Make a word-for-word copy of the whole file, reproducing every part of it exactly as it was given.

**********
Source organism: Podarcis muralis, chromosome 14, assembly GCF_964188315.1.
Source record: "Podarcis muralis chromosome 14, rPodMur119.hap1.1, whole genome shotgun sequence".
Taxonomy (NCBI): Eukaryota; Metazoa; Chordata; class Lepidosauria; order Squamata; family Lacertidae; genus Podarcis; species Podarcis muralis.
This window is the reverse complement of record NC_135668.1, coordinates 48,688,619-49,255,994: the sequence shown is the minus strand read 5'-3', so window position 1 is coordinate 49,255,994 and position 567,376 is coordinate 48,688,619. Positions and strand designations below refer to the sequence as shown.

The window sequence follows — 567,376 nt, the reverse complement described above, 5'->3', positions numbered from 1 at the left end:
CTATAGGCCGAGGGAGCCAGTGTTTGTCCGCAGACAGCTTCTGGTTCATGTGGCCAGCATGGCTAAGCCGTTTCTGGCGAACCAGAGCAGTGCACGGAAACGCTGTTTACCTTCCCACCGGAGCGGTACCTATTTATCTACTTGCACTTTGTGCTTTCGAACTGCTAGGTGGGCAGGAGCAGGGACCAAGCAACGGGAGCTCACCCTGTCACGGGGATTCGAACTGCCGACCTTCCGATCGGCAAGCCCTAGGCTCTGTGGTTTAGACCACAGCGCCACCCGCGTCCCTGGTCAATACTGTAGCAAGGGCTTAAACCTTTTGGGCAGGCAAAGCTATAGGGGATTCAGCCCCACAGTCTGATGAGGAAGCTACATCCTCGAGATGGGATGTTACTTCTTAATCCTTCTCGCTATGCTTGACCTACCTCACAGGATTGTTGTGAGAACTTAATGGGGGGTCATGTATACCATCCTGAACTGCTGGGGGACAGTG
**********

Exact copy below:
Source organism: Podarcis muralis, chromosome 14, assembly GCF_964188315.1.
Source record: "Podarcis muralis chromosome 14, rPodMur119.hap1.1, whole genome shotgun sequence".
Taxonomy (NCBI): Eukaryota; Metazoa; Chordata; class Lepidosauria; order Squamata; family Lacertidae; genus Podarcis; species Podarcis muralis.
This window is the reverse complement of record NC_135668.1, coordinates 48,688,619-49,255,994: the sequence shown is the minus strand read 5'-3', so window position 1 is coordinate 49,255,994 and position 567,376 is coordinate 48,688,619. Positions and strand designations below refer to the sequence as shown.

The window sequence follows — 567,376 nt, the reverse complement described above, 5'->3', positions numbered from 1 at the left end:
CTATAGGCCGAGGGAGCCAGTGTTTGTCCGCAGACAGCTTCTGGTTCATGTGGCCAGCATGGCTAAGCCGTTTCTGGCGAACCAGAGCAGTGCACGGAAACGCTGTTTACCTTCCCACCGGAGCGGTACCTATTTATCTACTTGCACTTTGTGCTTTCGAACTGCTAGGTGGGCAGGAGCAGGGACCAAGCAACGGGAGCTCACCCTGTCACGGGGATTCGAACTGCCGACCTTCCGATCGGCAAGCCCTAGGCTCTGTGGTTTAGACCACAGCGCCACCCGCGTCCCTGGTCAATACTGTAGCAAGGGCTTAAACCTTTTGGGCAGGCAAAGCTATAGGGGATTCAGCCCCACAGTCTGATGAGGAAGCTACATCCTCGAGATGGGATGTTACTTCTTAATCCTTCTCGCTATGCTTGACCTACCTCACAGGATTGTTGTGAGAACTTAATGGGGGGTCATGTATACCATCCTGAACTGCTGGGGGACAGTG